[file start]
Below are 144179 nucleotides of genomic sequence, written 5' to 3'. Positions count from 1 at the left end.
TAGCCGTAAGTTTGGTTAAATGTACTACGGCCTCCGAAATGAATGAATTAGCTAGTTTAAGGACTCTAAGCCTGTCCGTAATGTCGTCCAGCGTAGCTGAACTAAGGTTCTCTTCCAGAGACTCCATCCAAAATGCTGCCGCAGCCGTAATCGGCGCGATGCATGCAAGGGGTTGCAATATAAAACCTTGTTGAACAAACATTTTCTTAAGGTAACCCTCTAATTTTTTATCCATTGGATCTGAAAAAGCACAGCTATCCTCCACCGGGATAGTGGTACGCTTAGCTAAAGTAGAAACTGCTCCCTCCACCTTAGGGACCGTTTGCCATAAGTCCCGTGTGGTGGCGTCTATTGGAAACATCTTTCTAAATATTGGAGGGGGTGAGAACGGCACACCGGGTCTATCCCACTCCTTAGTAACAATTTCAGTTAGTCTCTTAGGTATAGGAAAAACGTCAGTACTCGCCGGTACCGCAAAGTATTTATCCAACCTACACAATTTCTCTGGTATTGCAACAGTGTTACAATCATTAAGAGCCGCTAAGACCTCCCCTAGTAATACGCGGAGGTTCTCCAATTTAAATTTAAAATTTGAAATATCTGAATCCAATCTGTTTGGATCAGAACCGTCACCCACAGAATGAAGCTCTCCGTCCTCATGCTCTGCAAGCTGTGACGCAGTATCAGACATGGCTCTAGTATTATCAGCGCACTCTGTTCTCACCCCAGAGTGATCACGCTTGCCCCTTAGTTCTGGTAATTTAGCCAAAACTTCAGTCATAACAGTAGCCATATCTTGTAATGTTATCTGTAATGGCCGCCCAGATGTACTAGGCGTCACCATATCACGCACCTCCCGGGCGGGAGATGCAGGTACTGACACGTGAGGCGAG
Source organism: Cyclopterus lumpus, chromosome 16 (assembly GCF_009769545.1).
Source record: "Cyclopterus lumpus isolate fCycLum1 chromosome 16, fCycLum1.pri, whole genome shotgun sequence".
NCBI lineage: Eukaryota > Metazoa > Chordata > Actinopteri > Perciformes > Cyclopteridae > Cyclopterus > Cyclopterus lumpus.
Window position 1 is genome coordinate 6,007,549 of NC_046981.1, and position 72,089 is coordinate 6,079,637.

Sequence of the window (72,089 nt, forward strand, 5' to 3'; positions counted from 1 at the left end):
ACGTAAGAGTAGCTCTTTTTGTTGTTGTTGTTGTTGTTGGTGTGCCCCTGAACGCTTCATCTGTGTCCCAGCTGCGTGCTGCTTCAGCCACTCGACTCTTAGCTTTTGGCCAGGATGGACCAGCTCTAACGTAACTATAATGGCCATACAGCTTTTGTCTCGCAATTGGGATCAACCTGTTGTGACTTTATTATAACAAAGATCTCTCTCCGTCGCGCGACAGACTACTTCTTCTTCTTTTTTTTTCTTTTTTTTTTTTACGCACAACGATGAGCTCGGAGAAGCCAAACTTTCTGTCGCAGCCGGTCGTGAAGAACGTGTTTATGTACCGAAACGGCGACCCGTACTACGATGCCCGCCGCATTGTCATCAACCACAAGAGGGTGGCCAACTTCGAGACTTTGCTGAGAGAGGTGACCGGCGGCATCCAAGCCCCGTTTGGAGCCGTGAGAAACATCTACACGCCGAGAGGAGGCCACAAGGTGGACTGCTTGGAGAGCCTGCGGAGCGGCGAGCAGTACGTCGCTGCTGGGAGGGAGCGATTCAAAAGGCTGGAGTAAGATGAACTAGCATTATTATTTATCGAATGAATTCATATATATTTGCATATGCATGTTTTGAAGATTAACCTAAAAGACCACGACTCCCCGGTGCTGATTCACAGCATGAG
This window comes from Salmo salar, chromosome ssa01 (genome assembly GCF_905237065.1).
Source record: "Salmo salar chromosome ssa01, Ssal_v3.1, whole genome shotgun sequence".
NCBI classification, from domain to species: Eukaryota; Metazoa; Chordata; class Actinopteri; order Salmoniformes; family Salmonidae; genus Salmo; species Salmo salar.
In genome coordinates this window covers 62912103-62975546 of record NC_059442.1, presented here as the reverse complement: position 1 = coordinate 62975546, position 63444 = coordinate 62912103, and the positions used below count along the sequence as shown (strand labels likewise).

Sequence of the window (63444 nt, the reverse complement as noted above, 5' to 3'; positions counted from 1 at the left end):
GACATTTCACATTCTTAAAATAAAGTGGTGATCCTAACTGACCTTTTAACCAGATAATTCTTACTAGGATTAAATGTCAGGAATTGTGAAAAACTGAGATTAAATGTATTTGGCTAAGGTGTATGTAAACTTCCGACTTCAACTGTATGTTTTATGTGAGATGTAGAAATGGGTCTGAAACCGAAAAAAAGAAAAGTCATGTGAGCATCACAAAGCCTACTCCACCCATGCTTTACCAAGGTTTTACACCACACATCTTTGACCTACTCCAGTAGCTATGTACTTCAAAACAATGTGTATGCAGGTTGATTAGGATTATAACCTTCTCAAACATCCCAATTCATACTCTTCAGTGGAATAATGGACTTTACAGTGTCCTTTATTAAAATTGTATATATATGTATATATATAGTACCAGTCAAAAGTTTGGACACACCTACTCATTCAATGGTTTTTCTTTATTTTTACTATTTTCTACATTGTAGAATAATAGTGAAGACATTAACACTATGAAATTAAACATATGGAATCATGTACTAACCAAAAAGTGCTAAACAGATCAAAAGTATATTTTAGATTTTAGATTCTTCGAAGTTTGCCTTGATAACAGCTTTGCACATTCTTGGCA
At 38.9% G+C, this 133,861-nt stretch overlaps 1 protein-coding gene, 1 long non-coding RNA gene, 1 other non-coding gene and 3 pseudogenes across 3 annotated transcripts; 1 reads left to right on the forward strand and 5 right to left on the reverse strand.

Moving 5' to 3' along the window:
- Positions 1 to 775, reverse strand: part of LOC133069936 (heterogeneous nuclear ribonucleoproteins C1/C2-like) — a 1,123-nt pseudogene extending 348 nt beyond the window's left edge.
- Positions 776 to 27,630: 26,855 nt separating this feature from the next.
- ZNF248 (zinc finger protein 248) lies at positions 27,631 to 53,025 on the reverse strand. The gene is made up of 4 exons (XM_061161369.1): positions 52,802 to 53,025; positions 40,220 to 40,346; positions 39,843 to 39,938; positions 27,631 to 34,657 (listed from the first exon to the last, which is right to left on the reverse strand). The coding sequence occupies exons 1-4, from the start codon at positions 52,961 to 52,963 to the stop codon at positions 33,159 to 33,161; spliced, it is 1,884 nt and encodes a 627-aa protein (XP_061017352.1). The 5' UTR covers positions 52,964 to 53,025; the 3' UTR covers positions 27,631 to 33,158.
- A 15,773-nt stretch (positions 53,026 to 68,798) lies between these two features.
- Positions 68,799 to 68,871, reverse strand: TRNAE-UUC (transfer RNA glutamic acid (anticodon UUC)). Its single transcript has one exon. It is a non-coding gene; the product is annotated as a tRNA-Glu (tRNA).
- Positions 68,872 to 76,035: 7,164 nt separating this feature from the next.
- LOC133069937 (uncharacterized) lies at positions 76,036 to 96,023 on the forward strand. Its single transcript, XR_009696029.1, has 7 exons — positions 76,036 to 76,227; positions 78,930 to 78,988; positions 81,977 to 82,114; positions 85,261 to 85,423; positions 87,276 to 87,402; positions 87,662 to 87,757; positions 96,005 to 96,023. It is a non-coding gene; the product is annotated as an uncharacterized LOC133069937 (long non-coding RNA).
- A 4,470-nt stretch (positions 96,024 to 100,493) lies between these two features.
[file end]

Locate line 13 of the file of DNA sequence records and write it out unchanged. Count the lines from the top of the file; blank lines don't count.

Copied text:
Sequence of the window (63444 nt, the reverse complement as noted above, 5' to 3'; positions counted from 1 at the left end):